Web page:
Keeping distance has really not been all that difficult for me. I’m mostly introverted–an INFP–though I might fool you with my extroverted side. I’m not sure if that’s a natural or developed part of me. Also, I don’t get the Enneagram stuff and don’t have enough patience to work my way through it.
Back to keeping distance. Just think of the advantages. Though I miss my family a ton and have had to cancel many things (and have had them cancelled for me), there’s been no rush, no pressure. No packing and unpacking. No big expense in travel and dog care. No makeup. The bigger frustration is knowing I CAN’T do whatever I might think I want to.
We’re still waiting to find out what Disney wants us to do with our tickets, and we’re supposed to be sitting in Yankee Stadium next week to see “my” Tigers. That game hasn’t been officially postponed yet, so I’m not sure what our ticket options will be.
Also, keeping distance and being isolated means there’s always tomorrow. That, of course, is a lie.
If you follow me on Instagram, you know we spend a lot of time in the Loxahatchee. It’s pretty easy to keep distance there, especially if one arrives before the sun comes up or later toward sundown. Lately though, I think there are more than the regulars coming. We’ve seen a handful of people with dogs (that’s a big no-no except out on the levee) and a handful of little kiddos whose parents don’t seem to our eyes to be paying appropriate attention. Like hello… there are snakes and alligators out here. And it’s possible to get a little too close to the bank and maybe tumble into the water.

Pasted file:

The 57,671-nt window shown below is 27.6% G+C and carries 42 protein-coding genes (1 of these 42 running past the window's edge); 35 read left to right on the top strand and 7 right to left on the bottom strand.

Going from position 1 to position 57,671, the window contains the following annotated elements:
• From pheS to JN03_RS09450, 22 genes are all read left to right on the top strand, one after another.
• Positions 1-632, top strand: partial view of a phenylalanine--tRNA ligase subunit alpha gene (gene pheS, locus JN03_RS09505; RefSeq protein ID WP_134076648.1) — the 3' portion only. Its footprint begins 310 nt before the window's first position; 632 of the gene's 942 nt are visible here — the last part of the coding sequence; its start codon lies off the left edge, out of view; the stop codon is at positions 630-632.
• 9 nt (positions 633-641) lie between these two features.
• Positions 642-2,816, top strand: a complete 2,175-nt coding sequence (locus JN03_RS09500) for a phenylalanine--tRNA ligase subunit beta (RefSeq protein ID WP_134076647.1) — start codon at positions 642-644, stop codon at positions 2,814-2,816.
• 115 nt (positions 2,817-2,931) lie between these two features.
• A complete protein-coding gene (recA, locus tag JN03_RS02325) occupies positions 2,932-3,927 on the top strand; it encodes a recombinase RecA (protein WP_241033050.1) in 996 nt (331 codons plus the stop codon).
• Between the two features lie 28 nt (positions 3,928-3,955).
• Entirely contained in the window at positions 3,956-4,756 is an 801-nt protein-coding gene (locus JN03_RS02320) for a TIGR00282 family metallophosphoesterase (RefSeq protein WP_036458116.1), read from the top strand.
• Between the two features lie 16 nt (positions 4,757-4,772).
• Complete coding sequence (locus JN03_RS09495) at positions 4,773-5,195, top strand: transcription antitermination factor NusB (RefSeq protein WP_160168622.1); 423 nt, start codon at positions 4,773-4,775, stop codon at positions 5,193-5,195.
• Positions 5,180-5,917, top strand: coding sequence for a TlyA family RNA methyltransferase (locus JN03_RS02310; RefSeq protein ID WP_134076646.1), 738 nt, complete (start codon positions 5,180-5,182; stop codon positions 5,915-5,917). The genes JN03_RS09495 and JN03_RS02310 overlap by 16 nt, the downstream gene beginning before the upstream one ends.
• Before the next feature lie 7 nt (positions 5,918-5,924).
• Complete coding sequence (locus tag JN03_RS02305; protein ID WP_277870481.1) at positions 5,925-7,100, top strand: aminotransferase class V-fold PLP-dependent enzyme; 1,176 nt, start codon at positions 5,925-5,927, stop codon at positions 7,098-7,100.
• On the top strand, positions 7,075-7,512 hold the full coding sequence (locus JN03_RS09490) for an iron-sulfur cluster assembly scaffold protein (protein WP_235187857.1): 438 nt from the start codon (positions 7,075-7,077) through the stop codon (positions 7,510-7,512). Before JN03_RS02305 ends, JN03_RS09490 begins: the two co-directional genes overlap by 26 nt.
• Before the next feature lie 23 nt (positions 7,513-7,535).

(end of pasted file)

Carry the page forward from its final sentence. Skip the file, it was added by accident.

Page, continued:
Sunday I stepped off the path (gingerly after looking all around) to get a closeup of the passion flower at the top of this post. While I was focusing, my husband calmly said, “There’s a gator.” Of course, I stepped back, but I couldn’t see it across the little water trail. By then, it had ducked behind the reeds. It made me wonder how many we’ve passed by on days we’ve only actually seen one or two.
Unseen danger (like this stupid virus) lurks everywhere. But I think the virus is way more dangerous than the critters we see out there. We always keep a respectable distance from them and they from us.
Also, last weekend (for the second time in a week) an alligator crossed the path in front of us. What a thrill! It’s mating season right now, so we decided (he?) was feeling a little passionate and looking for love. I made up a little story and posted it on IG.
Here’s a thing about alligators. They really respect us as much as we respect them and aren’t usually dangerous unless provoked or guarding a nest. There are isolated ones, though, who might be looking for a handout because someone once handed them a treat. So one could see a human as the source of a marshmallow (seriously, I heard that people sometimes fed the dudes and dudettes that sugar) and decide to bite the hand that didn’t feed them.
At one point we stepped back to give a crane family some distance as they turned down the path and pecked their way toward and past us. Later we followed a great blue heron (what poet Mary Oliver called a “blue preacher”) as he (?) strode down the path in front of us before veering to the left. There was the river otter that trotted in front of us, darting in and out of the side brush.
We keep our distance, and they keep theirs. And yet we are connected.
What advantages, if any, do you see to keeping distance?